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9. Hemphill Bald Trail

Hemphill Bald Trail in Western North Carolina

Hemphill Bald Trail near Cherokee is a challenging yet scenic and tranquil one. Barbed wires along the trail mark the borders of Cataloochee Ranch. The path is overgrown in some sections making it difficult to hike. As you near its end, it becomes narrower and steeper. The sights from the top are the most extraordinary ones in the Great Smoky Mountain National Park. At the summit, which is above 5,550 feet, you can also enjoy a picnic at the lovely stone picnic table while admiring the views. You can also spot cattle grazing in bald areas.

Length: About 17.5 miles

Difficulty: Hard

Best time to visit: May to October

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10. Rainbow Falls Trail

Rainbow Falls Trail in Western North Carolina

Rainbow Falls Trail in Gorges State Park will lead you to a splendid 150 feet tall waterfall. The trail starts by going uphill gently and then descending downhill. You’ll get beautiful views of lush greenery and wildflowers along the way. After hiking the steep sections and crossing the creek, you’ll reach the falls. Taking a side trail, you can view it from its base with a closer side angle. However, to see it from the top, you will have to be extremely cautious. The path is quite dangerous, and many hikers get seriously injured or killed every year upon not maintaining caution.

If you want to see some more waterfalls, you can continue on the same trail that will lead you past a campsite. Hike for about half a mile upstream to reach the Turtleback Falls. Following the path further for 0.3 miles, you can also see Drift Falls.

Length: About 1.5 miles

Difficulty: Moderate

Best time to visit: All-year-round

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Best Hiking Trails in Southern North Carolina

1. Chimney Rock State Park Trail

Chimney Rock State ParkTrail in Southern North Carolina

Hikers of any skill level can access the various trails within Chimney Rock State Park. If you are looking for a family-friendly and easy one, the Great Woodland Adventure Trail or Hickory Nut Falls Trail are the perfect ones. The first one is short and exciting, especially for kids as they will know fascinating facts about the forest friends and get to see their dwelling places.

You can also choose the Exclamation Point Trail for a short yet moderate hike. It is primarily an uphill climb and consists of stairs and switchbacks. Though strenuous to hike, you will get to see unique geological formations, including Opera Box and Devil’s Head. After seeing these wonders, you can continue following the trail to reach the Exclamation Point, from where you’ll get incredible views of the entire Hickory Nut Gorge.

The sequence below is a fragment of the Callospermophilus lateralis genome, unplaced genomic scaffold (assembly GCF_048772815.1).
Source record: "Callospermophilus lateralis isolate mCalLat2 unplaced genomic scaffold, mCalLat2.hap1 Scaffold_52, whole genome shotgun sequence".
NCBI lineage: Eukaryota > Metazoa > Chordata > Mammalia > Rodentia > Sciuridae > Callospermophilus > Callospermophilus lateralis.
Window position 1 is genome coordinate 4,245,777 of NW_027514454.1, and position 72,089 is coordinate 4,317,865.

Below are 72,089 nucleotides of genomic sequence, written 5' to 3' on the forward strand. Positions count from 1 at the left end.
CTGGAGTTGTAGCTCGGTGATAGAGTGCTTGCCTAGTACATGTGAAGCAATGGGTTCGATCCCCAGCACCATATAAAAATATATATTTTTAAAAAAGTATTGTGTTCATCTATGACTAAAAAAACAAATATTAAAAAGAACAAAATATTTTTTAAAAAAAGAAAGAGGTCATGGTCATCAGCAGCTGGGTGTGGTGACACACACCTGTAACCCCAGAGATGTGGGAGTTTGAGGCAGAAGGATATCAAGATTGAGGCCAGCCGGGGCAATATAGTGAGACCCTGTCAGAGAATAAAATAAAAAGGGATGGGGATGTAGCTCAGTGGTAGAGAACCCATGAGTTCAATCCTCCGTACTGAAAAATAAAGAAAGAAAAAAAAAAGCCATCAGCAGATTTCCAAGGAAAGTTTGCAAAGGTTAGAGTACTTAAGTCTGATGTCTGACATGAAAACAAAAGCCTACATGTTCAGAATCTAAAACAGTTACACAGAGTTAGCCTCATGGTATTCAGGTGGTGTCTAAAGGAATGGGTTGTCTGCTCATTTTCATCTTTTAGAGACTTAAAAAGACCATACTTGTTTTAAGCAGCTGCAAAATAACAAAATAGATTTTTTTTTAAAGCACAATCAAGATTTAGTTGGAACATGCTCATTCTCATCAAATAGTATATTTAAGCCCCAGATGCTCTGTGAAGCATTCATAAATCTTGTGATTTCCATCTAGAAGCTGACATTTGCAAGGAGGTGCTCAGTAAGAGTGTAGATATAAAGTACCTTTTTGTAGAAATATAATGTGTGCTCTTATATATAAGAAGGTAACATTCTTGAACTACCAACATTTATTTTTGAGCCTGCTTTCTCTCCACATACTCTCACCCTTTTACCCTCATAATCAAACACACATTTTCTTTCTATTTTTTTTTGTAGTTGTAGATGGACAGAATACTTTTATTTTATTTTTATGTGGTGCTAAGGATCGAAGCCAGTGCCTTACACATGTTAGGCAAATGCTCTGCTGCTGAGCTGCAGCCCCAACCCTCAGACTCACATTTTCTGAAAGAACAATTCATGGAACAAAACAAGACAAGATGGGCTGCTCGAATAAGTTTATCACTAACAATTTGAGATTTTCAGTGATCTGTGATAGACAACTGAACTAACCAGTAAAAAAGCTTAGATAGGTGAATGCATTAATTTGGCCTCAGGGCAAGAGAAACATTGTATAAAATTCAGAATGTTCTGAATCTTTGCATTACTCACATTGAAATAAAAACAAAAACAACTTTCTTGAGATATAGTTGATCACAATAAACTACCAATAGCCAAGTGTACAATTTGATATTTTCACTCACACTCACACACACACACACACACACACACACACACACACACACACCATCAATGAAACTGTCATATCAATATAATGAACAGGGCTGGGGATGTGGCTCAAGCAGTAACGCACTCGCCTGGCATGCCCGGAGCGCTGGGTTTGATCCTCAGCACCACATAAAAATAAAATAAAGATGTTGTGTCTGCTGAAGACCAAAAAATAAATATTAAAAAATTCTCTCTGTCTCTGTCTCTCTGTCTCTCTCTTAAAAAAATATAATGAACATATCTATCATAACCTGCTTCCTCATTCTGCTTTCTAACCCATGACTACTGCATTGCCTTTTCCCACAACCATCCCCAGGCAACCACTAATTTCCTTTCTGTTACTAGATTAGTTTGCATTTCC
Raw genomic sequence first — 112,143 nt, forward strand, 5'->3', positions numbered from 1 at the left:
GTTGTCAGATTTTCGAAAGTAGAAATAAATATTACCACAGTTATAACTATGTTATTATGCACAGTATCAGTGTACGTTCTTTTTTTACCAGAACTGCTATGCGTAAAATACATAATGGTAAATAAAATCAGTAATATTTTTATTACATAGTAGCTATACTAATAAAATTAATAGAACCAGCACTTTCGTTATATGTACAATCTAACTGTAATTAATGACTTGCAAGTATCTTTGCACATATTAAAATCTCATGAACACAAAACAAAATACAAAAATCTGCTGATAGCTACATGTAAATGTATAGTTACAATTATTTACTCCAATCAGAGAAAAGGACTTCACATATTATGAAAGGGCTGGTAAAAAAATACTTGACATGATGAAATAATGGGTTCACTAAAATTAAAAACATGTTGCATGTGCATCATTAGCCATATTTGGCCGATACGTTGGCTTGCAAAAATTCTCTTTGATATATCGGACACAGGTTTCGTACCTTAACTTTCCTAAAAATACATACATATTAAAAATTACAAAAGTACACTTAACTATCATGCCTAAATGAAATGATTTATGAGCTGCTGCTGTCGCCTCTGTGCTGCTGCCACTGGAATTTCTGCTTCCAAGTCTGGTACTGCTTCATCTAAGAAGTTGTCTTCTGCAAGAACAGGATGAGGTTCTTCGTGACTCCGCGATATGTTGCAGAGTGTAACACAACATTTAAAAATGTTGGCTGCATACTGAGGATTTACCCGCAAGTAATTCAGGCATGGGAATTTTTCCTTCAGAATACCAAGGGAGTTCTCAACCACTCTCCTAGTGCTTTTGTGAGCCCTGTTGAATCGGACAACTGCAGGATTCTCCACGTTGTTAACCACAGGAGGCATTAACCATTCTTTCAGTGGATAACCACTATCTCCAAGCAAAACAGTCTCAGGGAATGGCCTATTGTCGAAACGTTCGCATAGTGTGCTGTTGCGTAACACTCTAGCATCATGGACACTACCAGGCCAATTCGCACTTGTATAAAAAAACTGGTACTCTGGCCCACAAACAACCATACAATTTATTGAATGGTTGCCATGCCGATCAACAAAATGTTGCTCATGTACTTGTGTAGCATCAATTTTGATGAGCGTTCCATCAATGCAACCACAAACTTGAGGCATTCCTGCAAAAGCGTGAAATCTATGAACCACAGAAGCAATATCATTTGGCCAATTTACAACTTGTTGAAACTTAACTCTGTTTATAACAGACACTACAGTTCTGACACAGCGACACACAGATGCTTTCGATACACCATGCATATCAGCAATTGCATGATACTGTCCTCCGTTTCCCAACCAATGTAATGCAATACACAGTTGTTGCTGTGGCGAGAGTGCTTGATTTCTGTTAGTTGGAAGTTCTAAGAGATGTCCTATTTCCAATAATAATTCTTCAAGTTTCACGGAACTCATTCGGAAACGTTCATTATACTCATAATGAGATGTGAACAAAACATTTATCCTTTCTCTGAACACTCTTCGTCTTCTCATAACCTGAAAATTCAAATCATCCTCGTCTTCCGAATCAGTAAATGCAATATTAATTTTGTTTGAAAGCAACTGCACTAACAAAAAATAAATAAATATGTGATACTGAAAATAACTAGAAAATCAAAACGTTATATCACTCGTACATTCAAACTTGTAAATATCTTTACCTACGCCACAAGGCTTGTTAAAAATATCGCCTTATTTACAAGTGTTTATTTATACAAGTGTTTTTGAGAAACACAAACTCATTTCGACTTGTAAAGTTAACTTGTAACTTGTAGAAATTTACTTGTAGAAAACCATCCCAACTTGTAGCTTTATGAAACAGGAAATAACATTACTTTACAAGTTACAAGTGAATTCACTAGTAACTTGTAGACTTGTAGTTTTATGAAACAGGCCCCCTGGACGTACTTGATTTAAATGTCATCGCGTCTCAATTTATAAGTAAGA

You will have to spend $17 per adult and $8 per child (5-15 years) as the state park’s admission fees before accessing the trail.

Length: Great Woodland Adventure Trail (0.6 miles), Exclamation Point Trail (0.6 miles)

Difficulty: Great Woodland Adventure Trail (Easy), Exclamation Point Trail (Moderate)

Best time to visit: All-year-round

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2. Hickory Nut Falls Trail

Hickory Nut Falls Trail in Southern North Carolina

This trail within Chimney Rock State Park near Lake Lure will bring you to the base of a 400 feet magnificent waterfall. It meanders through a dense forest and has several resting areas and picnic tables where you can take a break and admire nature. Though it is easily accessible, it isn’t wheelchair-friendly as the trail consists of some rocky sections and a set of stairs. At its end, the mighty waterfall flowing in its full glory awaits you. It is an incredible experience to witness it, along with the views of the surrounding flora and feeling the refreshing mist on you. The hike will take about an hour to complete.

Length: 1.5 miles (out and back)

Difficulty: Easy

Best time to visit: Summer to Fall

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Best Mountain Hikes: Grandfather Trail, Roan Mountain Gardens Trail, Mt. Mitchell State Park Trail

Best Waterfall Hikes: Stone Mountain State Park, Otter Falls Trail, Hickory Nut Falls Trail

Best Dog Friendly Hikes: Johnston Mill Natural Preserve, West House Trail, Catawba Falls Trail

Best Overnight Hikes: Art Loeb Trail, Appalachian Trails